Solar "Hump" for aerodynamics for Class A RV

justgary

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I don't find a apples to apples comparison in pull out strength.
I think the rivet pull out looks higher because they test it through two thicknesses of sheet metal, whereas the rivnut is tested through one. In all cases, the rivnut will have more surface area to hold the panel because of its larger diameter. The rivnut also will have much higher shear because of the greater cross-sectional area, especially when you consider the 1/4" bolt in place as well.

The rivnut can be recompressed by tightening the bolts. The pop rivets are compressed once and then the mandrel breaks. Repetitive motion will eventually pry them apart, which will then lead to motion that will shear them. If you extend your brackets a bit you can get two or more rivuts along the truss, which will greatly improve your chance of holding the panels in place.

One additional advantage of rivnuts is that you can easily remove the panels for maintenance or upgrade without having to leave the angle brackets in place.
 

corn18

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I love rivnuts. I started using them to mount things in my truck bed. I used them to install my solar panels with tilt mounts. Makes it a lot easier to tilt the panels. No nuts to lose. Rivnuts are like hot sauce: I use that *%$! on everything.

IMG_4931.jpg
 

eXodus

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I think the rivet pull out looks higher because they test it through two thicknesses of sheet metal, whereas the rivnut is tested through one. In all cases, the rivnut will have more surface area to hold the panel because of its larger diameter. The rivnut also will have much higher shear because of the greater cross-sectional area, especially when you consider the 1/4" bolt in place as well.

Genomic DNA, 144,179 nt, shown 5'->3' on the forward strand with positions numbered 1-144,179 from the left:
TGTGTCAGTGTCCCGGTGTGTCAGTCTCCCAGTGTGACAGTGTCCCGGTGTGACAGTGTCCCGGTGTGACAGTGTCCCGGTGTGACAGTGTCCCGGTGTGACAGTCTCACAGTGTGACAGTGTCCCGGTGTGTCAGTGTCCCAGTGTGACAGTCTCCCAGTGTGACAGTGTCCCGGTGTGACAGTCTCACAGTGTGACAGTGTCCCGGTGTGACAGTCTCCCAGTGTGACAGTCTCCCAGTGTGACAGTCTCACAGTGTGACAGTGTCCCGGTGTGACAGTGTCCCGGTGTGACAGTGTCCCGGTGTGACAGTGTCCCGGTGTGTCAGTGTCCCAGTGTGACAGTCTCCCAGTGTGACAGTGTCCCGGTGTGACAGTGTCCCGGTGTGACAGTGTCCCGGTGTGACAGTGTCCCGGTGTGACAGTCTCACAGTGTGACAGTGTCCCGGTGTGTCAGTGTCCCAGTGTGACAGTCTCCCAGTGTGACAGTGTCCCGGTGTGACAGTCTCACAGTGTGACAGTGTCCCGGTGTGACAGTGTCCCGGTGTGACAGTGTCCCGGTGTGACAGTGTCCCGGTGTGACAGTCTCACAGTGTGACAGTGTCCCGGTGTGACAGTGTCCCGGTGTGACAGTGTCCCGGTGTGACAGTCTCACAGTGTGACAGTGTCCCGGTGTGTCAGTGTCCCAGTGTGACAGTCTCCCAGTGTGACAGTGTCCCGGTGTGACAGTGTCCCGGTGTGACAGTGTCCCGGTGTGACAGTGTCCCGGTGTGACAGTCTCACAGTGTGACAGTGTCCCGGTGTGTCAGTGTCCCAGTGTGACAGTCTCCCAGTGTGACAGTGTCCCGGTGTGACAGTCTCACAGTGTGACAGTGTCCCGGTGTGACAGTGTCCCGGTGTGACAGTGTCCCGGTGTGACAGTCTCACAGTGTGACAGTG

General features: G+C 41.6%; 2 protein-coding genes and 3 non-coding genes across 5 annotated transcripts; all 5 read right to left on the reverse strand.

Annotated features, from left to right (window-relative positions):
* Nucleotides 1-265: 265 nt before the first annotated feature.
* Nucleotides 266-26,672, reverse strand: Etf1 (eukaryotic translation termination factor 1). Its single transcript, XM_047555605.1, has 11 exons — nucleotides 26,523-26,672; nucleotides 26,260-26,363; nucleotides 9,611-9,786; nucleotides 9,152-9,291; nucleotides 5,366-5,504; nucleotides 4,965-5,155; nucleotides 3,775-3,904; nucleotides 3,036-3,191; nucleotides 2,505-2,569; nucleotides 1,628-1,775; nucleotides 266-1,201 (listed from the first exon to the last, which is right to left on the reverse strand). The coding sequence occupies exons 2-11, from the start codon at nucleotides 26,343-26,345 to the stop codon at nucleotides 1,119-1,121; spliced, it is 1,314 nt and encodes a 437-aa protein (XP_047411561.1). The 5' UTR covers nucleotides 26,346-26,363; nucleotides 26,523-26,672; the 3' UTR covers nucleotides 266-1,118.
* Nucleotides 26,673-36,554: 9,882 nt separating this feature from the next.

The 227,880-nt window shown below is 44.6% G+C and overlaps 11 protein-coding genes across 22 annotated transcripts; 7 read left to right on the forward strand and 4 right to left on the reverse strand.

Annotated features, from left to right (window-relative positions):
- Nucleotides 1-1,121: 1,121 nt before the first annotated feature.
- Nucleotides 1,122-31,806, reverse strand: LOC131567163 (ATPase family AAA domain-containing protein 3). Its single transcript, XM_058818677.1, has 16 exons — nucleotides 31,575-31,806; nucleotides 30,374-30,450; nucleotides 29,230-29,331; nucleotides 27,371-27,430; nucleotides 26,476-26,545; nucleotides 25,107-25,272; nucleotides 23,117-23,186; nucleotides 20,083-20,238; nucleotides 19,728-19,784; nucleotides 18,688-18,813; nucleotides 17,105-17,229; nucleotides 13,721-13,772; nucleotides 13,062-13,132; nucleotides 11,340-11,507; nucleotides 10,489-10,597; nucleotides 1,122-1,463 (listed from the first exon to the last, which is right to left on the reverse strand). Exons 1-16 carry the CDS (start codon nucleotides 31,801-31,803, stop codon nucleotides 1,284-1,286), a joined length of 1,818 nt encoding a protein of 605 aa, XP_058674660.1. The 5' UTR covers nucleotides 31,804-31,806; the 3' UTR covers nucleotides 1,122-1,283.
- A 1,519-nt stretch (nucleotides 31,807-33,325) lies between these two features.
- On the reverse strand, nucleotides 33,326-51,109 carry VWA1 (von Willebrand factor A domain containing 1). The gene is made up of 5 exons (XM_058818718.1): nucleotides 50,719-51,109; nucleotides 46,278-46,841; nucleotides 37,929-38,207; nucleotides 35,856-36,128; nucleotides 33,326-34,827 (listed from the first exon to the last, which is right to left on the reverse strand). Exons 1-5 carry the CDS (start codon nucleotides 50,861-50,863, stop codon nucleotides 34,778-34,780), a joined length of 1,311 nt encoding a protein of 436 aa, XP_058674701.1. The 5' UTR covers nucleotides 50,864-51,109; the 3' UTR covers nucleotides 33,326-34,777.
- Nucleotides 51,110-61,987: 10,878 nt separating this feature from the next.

The rivnut can be recompressed by tightening the bolts. The pop rivets are compressed once and then the mandrel breaks. Repetitive motion will eventually pry them apart, which will then lead to motion that will shear them. If you extend your brackets a bit you can get two or more rivuts along the truss, which will greatly improve your chance of holding the panels in place.

One additional advantage of rivnuts is that you can easily remove the panels for maintenance or upgrade without having to leave the angle brackets in place.
that are all good arguments.

My concerns are:
Locating a 1x1 square tube aluminum stud under 1/8 - 1/4 osb and getting a rivnut square in the middle of it.

When I drill a hole in the roof - I don't know where I get into. The locator could be off - the trusses are not wide enough for a large margin of error.

I'm not finding Rivet nuts for thick material - I have to account for the Roof decking OSB + the Wall thickness of the Aluminum Truss.
Another question - I'm basically riveting the OSB of the roof to Aluminum truss. Is the OSB strong enough to resist a rivnut being pressed in?
 

justgary

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315
that are all good arguments.

My concerns are:
Locating a 1x1 square tube aluminum stud under 1/8 - 1/4 osb and getting a rivnut square in the middle of it.

When I drill a hole in the roof - I don't know where I get into. The locator could be off - the trusses are not wide enough for a large margin of error.

I'm not finding Rivet nuts for thick material - I have to account for the Roof decking OSB + the Wall thickness of the Aluminum Truss.
Another question - I'm basically riveting the OSB of the roof to Aluminum truss. Is the OSB strong enough to resist a rivnut being pressed in?
You should have the same concern no matter what fastener you use. Hitting the structural member is important.

A 5/16" rivet nut should be able to grip 0.312", so that should cover you if your OSB is 1/8" and the truss is 1/8".
 

eXodus

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You should have the same concern no matter what fastener you use. Hitting the structural member is important.

A 5/16" rivet nut should be able to grip 0.312", so that should cover you if your OSB is 1/8" and the truss is 1/8".
1642589820360.png

I just looked up the 5/16 and the grip range is only up to 0.137 - which is about 1/8 (I really dislike fractions, why didn't someone come up with a Micro-Inch or some smaller unit?)

The Sandwich on my roof is - EPDM, OSB, Aluminum Truss. So my math puts out - I need a Rivnut with a grip range of at least 1/4 or 0.25 inches. 3/8 0.375 would be preferred. I haven't found one, any leads?

When I use are regular rivet - I need an even longer one - since the sandwich then includes also the bracket:
Bracket, EPDM, OSB, Aluminum Truss. 0.25 - 0.5 grip range.

The difference in application is - I got a 1 inch truss - and the rivet is 0.18 inches - while the rivnut is .420 when I'm not dead center - with the rivet it's not a big deal - while the rivnut is running into the sidewall of the square tube truss.